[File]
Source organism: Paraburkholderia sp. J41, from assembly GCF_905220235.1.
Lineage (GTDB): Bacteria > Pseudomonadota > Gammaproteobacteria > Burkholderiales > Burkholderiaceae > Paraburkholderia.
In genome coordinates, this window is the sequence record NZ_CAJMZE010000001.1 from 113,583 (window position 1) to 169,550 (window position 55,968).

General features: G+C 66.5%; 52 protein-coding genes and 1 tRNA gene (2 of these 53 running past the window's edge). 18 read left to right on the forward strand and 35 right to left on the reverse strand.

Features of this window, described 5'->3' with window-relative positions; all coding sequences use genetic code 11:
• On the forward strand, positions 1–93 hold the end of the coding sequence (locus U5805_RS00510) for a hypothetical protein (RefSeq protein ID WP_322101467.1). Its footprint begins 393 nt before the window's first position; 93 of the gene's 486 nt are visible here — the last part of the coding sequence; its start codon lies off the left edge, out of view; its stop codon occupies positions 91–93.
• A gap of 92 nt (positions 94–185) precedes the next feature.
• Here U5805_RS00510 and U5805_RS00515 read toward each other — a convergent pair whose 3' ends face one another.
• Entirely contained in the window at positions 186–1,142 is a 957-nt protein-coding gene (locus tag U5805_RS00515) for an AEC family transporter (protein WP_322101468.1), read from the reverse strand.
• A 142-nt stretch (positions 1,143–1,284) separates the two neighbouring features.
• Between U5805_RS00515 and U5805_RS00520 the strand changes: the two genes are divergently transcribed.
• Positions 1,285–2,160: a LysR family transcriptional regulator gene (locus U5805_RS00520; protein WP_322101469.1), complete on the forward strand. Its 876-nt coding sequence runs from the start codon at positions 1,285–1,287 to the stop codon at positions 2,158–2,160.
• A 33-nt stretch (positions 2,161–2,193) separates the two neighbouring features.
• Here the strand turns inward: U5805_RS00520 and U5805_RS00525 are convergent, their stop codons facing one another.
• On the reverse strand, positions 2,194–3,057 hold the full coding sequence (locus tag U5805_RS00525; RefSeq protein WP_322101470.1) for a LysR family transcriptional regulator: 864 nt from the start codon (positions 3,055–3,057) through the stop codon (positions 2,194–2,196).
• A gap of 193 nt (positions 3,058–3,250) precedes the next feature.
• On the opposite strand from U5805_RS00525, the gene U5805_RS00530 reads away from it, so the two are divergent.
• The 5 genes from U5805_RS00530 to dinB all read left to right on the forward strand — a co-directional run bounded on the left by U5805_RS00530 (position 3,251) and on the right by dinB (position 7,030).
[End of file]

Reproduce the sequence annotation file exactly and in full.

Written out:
Source organism: Paraburkholderia sp. J41, from assembly GCF_905220235.1.
Lineage (GTDB): Bacteria > Pseudomonadota > Gammaproteobacteria > Burkholderiales > Burkholderiaceae > Paraburkholderia.
In genome coordinates, this window is the sequence record NZ_CAJMZE010000001.1 from 113,583 (window position 1) to 169,550 (window position 55,968).

General features: G+C 66.5%; 52 protein-coding genes and 1 tRNA gene (2 of these 53 running past the window's edge). 18 read left to right on the forward strand and 35 right to left on the reverse strand.

Features of this window, described 5'->3' with window-relative positions; all coding sequences use genetic code 11:
• On the forward strand, positions 1–93 hold the end of the coding sequence (locus U5805_RS00510) for a hypothetical protein (RefSeq protein ID WP_322101467.1). Its footprint begins 393 nt before the window's first position; 93 of the gene's 486 nt are visible here — the last part of the coding sequence; its start codon lies off the left edge, out of view; its stop codon occupies positions 91–93.
• A gap of 92 nt (positions 94–185) precedes the next feature.
• Here U5805_RS00510 and U5805_RS00515 read toward each other — a convergent pair whose 3' ends face one another.
• Entirely contained in the window at positions 186–1,142 is a 957-nt protein-coding gene (locus tag U5805_RS00515) for an AEC family transporter (protein WP_322101468.1), read from the reverse strand.
• A 142-nt stretch (positions 1,143–1,284) separates the two neighbouring features.
• Between U5805_RS00515 and U5805_RS00520 the strand changes: the two genes are divergently transcribed.
• Positions 1,285–2,160: a LysR family transcriptional regulator gene (locus U5805_RS00520; protein WP_322101469.1), complete on the forward strand. Its 876-nt coding sequence runs from the start codon at positions 1,285–1,287 to the stop codon at positions 2,158–2,160.
• A 33-nt stretch (positions 2,161–2,193) separates the two neighbouring features.
• Here the strand turns inward: U5805_RS00520 and U5805_RS00525 are convergent, their stop codons facing one another.
• On the reverse strand, positions 2,194–3,057 hold the full coding sequence (locus tag U5805_RS00525; RefSeq protein WP_322101470.1) for a LysR family transcriptional regulator: 864 nt from the start codon (positions 3,055–3,057) through the stop codon (positions 2,194–2,196).
• A gap of 193 nt (positions 3,058–3,250) precedes the next feature.
• On the opposite strand from U5805_RS00525, the gene U5805_RS00530 reads away from it, so the two are divergent.
• The 5 genes from U5805_RS00530 to dinB all read left to right on the forward strand — a co-directional run bounded on the left by U5805_RS00530 (position 3,251) and on the right by dinB (position 7,030).